During the 1860s, gold strikes in Montana, Colorado, Wyoming, and northern Utah attracted another wave of hopefuls to the region. Although some freight was hauled overland, most transport to and from the gold fields was done through the Missouri and Kansas Rivers, as well as the Snake River in western Wyoming and the Bear River in Utah, Idaho, and Wyoming. It is estimated that of the passengers and freight hauled from the Midwest to Montana, over 80 percent were transported by boat, a journey that took 150 days in the upstream direction. A route more directly west into Colorado lay along the Kansas River and its tributary the Republican River as well as pair of smaller Colorado streams, Big Sandy Creek and the South Platte River, to near Denver. The gold rushes precipitated the decline of the Bozeman Trail as a popular emigration route, as it passed through land held by often-hostile Native Americans. Safer paths were blazed to the Great Salt Lake near Corinne, Utah during the gold rush period, which led to the large-scale settlement of the Rocky Mountains region and eastern Great Basin.
As settlers expanded their holdings into the Great Plains, they ran into land conflicts with Native American tribes. This resulted in frequent raids, massacres and armed conflicts, leading to the federal government creating multiple treaties with the Plains tribes, which generally involved establishing borders and reserving lands for the indigenous. As with many other treaties between the U.S. and Native Americans, they were soon broken, leading to huge wars. Over 1,000 battles, big and small, were fought between the U.S. military and Native Americans before the tribes were forced out of their land onto reservations.
Conflicts between natives and settlers over the opening of the Bozeman Trail in the Dakotas, Wyoming and Montana led to Red Cloud's War, in which the Lakota and Cheyenne fought against the U.S. Army. The fighting resulted in a complete Native American victory. In 1868, the Treaty of Fort Laramie was signed, which "guaranteed" the use of the Black Hills, Powder River Country and other regions surrounding the northern Missouri River to Native Americans without white intervention. The Missouri River was also a significant landmark as it divides northeastern Kansas from western Missouri; pro-slavery forces from Missouri would cross the river into Kansas and spark mayhem during Bleeding Kansas, leading to continued tension and hostility even today between Kansas and Missouri. Another significant military engagement on the Missouri River during this period was the 1861 Battle of Boonville, which did not affect Native Americans but rather was a turning point in the American Civil War that allowed the Union to seize control of transport on the river, discouraging the state of Missouri from joining the Confederacy.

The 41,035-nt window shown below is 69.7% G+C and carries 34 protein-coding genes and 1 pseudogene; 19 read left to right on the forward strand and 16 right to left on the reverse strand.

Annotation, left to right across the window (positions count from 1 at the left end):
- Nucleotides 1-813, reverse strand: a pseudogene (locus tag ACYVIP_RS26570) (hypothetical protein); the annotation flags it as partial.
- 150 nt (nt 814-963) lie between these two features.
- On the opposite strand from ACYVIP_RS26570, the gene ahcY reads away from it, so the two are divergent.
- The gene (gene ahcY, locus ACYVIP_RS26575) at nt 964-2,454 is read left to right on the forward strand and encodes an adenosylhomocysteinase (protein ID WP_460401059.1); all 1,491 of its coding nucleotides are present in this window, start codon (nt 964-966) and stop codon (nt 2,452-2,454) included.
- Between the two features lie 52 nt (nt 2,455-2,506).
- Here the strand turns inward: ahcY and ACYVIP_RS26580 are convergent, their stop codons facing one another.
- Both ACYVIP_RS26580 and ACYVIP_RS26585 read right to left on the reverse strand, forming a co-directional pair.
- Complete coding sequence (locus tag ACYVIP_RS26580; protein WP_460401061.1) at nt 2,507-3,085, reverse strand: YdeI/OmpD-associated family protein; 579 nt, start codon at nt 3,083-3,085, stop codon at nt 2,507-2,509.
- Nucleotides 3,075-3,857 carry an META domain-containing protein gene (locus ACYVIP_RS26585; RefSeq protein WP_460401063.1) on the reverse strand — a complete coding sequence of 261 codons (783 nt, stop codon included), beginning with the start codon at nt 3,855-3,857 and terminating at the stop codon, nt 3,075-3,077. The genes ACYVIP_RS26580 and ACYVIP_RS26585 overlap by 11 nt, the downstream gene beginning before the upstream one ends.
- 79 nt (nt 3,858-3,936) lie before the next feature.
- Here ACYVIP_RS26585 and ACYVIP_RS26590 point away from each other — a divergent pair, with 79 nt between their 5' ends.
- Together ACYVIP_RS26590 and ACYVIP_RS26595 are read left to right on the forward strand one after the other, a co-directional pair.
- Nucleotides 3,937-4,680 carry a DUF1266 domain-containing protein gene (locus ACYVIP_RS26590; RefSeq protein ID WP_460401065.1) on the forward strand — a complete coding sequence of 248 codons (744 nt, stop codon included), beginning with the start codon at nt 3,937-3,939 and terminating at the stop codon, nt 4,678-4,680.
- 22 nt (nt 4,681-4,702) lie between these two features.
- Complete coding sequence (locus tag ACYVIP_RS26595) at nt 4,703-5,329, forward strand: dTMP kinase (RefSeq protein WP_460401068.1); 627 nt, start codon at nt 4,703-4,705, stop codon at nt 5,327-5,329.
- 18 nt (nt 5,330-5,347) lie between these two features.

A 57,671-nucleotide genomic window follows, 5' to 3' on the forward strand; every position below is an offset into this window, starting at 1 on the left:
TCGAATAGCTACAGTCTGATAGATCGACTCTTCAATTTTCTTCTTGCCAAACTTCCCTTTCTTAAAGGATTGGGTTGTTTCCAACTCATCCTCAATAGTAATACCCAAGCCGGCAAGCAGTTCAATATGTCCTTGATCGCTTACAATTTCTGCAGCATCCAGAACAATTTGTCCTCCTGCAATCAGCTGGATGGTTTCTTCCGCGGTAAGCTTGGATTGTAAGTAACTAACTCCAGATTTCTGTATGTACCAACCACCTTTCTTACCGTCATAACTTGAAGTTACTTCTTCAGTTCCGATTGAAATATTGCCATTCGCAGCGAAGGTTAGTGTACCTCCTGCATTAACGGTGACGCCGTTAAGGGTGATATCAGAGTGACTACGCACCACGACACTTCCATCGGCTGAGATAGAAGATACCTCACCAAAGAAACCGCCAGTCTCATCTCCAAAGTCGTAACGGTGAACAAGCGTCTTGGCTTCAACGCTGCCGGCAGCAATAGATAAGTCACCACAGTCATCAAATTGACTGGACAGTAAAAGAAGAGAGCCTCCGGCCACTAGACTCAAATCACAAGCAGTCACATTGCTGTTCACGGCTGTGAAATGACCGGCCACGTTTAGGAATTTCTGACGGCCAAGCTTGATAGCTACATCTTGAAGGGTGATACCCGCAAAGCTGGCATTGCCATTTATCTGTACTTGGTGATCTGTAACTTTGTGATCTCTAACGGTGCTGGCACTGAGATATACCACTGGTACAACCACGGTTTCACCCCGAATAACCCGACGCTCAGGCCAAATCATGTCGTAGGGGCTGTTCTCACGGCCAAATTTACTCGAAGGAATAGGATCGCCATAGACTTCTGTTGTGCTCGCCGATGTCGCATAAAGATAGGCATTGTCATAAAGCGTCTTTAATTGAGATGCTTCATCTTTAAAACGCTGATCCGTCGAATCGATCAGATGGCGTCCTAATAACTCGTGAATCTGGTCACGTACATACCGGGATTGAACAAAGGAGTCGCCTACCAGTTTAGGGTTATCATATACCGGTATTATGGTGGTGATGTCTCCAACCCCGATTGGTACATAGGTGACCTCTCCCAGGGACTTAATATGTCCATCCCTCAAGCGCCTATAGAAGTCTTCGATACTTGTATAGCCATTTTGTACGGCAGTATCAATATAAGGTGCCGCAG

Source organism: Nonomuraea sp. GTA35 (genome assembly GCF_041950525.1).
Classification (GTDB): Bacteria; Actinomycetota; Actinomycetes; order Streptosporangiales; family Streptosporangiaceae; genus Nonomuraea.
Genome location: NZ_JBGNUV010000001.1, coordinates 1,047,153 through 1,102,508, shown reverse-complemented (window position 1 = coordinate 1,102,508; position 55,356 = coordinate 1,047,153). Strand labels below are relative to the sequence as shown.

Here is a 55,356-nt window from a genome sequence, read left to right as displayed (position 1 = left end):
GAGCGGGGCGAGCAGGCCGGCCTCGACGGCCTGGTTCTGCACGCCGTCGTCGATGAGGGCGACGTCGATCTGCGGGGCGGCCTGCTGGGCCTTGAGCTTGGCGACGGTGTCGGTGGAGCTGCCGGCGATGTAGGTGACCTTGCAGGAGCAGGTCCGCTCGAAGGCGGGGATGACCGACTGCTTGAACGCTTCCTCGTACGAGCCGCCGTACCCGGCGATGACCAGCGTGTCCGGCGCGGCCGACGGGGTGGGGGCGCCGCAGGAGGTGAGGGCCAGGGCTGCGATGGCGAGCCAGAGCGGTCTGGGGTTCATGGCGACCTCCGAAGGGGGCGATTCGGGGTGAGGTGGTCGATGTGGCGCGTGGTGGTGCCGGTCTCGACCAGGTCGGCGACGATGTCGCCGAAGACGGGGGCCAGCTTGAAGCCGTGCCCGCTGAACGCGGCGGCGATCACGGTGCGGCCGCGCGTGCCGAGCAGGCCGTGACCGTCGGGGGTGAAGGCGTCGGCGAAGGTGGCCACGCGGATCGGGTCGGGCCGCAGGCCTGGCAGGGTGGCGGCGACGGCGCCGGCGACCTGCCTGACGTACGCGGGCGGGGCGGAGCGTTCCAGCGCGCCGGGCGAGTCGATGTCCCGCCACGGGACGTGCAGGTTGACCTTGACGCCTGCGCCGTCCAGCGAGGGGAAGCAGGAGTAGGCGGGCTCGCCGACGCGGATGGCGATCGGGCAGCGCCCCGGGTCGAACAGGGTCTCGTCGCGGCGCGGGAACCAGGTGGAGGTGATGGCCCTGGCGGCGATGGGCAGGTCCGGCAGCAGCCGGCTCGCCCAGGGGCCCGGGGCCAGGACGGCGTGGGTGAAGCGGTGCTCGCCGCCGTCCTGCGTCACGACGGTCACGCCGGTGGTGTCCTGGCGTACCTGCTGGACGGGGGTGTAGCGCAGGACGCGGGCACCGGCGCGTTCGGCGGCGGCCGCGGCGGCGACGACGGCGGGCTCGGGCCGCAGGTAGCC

However, the peace and freedom of the Native Americans did not last for long. The Great Sioux War of 187677 was sparked when American miners discovered gold in the Black Hills of western South Dakota and eastern Wyoming. These lands were originally set aside for Native American use by the Treaty of Fort Laramie. When the settlers intruded onto the lands, they were attacked by Native Americans. U.S. troops were sent to the area to protect the miners, and drive out the natives from the new settlements. During this bloody period, both the Native Americans and the U.S. military won victories in major battles, resulting in the loss of nearly a thousand lives. The war eventually ended in an American victory, and the Black Hills were opened to settlement. Native Americans of that region were relocated to reservations in Wyoming and southeastern Montana.